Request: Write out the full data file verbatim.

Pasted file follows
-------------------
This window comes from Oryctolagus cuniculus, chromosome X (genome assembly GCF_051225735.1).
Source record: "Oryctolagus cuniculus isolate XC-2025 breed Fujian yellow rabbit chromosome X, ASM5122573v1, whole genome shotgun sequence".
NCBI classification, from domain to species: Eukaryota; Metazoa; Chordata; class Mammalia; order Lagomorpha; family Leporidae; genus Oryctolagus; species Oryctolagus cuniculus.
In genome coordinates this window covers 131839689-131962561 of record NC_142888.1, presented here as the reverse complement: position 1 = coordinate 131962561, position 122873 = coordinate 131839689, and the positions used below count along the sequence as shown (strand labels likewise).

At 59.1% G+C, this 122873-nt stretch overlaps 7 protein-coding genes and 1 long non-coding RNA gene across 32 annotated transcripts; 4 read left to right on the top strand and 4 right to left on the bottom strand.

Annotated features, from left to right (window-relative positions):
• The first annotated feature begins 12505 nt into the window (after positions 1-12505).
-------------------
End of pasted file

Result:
This window comes from Oryctolagus cuniculus, chromosome X (genome assembly GCF_051225735.1).
Source record: "Oryctolagus cuniculus isolate XC-2025 breed Fujian yellow rabbit chromosome X, ASM5122573v1, whole genome shotgun sequence".
NCBI classification, from domain to species: Eukaryota; Metazoa; Chordata; class Mammalia; order Lagomorpha; family Leporidae; genus Oryctolagus; species Oryctolagus cuniculus.
In genome coordinates this window covers 131839689-131962561 of record NC_142888.1, presented here as the reverse complement: position 1 = coordinate 131962561, position 122873 = coordinate 131839689, and the positions used below count along the sequence as shown (strand labels likewise).

At 59.1% G+C, this 122873-nt stretch overlaps 7 protein-coding genes and 1 long non-coding RNA gene across 32 annotated transcripts; 4 read left to right on the top strand and 4 right to left on the bottom strand.

Annotated features, from left to right (window-relative positions):
• The first annotated feature begins 12505 nt into the window (after positions 1-12505).